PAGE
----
Humans began genetically modifying plants to provide food more than 10,000 years ago. For the past hundred years or so plant breeders have used radiation and chemicals to speed up the production of genetic changes. This was a genetic shotgun, producing lots of bad changes and a very, very occasional good one. That’s the best we could do until three laureates (and their colleagues) developed molecular techniques for plant genetic modification. We can now use these methods to make precise improvements by adding just a gene (or two or a few) that codes for proteins whose function we know with precision. Yet plants modified by these techniques, the best and safest we’ve ever invented, are the only ones we now call GM. Almost everyone believes we’ve never fiddled with plant genes before, as if beefsteak tomatoes, elephant garlic and corn were somehow products of unfettered nature.I talked this over in more detail with Federoff when she was on my show in July, 2013 -- listen to that conversation here.
The anti-GM storm gathered in the mid-80s and swept around the world. Most early alarms about new technologies fade away as research accumulates without turning up evidence of deleterious effects. This should be happening now because scientists have amassed more than three decades of research on GM biosafety, none of which has surfaced credible evidence that modifying plants by molecular techniques is dangerous. Instead, the anti-GM storm has intensified. Scientists have done their best to explain things, but they’re rather staid folk for the most part, constitutionally addicted to facts and figures and not terribly good at crafting emotionally gripping narratives. This puts them at a disadvantage. One scare story based on a bogus study suggesting a bad effect of eating GMOs readily trumps myriad studies that show that GM foods are just like non-GM foods.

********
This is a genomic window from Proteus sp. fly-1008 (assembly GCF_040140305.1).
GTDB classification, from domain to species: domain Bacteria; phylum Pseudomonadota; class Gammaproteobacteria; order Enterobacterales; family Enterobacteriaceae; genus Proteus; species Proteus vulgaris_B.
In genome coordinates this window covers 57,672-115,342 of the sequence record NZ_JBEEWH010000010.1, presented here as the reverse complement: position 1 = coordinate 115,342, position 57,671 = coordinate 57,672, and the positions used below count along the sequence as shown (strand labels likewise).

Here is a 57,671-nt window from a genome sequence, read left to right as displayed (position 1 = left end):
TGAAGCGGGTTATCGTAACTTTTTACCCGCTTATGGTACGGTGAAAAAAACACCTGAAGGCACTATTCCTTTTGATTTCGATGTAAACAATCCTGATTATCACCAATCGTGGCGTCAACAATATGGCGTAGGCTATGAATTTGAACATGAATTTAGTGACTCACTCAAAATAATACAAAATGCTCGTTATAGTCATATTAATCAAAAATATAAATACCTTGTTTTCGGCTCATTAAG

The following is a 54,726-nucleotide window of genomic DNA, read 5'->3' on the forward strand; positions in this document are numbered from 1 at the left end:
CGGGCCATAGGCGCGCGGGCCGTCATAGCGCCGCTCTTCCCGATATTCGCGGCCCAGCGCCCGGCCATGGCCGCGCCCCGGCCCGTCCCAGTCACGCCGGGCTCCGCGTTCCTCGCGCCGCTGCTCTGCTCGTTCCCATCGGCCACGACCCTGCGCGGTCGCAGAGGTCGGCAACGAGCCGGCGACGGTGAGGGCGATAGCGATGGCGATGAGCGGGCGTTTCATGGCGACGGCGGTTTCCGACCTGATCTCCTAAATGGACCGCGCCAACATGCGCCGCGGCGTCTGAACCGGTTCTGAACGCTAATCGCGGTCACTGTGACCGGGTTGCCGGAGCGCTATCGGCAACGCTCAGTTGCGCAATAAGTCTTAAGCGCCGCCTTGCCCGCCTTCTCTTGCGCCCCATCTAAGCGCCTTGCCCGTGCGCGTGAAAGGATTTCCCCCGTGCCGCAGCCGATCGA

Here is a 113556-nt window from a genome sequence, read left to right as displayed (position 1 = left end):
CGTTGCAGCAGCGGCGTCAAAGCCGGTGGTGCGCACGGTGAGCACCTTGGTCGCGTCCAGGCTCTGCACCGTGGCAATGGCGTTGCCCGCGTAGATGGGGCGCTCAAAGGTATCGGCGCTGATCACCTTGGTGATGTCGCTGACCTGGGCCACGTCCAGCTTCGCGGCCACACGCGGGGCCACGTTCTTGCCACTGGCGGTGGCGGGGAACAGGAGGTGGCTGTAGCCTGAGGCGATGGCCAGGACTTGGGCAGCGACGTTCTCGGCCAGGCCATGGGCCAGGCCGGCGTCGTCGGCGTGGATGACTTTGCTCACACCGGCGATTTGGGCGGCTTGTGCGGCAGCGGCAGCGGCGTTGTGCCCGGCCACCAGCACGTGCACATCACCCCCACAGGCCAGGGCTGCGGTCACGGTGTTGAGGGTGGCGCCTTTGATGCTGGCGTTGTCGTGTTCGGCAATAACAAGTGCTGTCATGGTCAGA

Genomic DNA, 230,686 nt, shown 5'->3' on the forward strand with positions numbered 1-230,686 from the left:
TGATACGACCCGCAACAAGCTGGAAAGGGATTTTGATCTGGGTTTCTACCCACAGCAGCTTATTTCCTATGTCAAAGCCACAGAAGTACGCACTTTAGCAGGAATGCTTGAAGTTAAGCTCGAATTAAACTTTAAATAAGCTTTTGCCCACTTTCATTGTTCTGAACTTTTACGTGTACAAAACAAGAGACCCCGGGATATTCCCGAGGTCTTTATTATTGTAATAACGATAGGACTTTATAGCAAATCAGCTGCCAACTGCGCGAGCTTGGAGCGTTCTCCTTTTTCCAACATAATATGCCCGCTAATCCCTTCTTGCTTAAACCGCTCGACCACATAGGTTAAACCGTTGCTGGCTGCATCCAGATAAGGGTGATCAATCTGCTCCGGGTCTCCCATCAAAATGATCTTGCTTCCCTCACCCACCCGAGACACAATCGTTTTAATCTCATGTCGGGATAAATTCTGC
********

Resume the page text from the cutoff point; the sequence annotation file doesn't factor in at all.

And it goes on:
I decided I could no longer continue taking a pro-science position on global warming and an anti-science position on GMOs. There is an equivalent level of scientific consensus on both issues, I realized, that climate change is real and genetically modified foods are safe. I could not defend the expert consensus on one issue while opposing it on the other.Therein lies the real danger. While Chipotle's ban on GMO ingredients doesn't hurt anyone directly, its indirect impact is in popularizing the false claims that GMOs are harmful to humans. And when those lies and rumors spread around the world, they do endanger people, especially in places where access to food is scarce.
In Africa, however, countries have fallen like dominoes to anti-GM campaigns. I am writing this at a biotechnology conference in Nairobi, where the government slapped a GMO import ban in 2012 after activists brandished pictures of rats with tumors and claimed that GM foods caused cancer. The origin of the scare was a French scientific paper that was later retracted by the journal in which it was originally published because of numerous flaws in methodology. Yet Kenya’s ban remains, creating a food-trade bottleneck that will raise prices, worsening malnutrition and increasing poverty for millions.
In Uganda, the valuable banana crop is being devastated by a new disease called bacterial wilt, while the starchy cassava, a subsistence staple, has been hit by two deadly viruses. Biotech scientists have produced resistant varieties of both crops using genetic modification, but anti-GMO groups have successfully prevented the Ugandan Parliament from passing a biosafety law necessary for their release.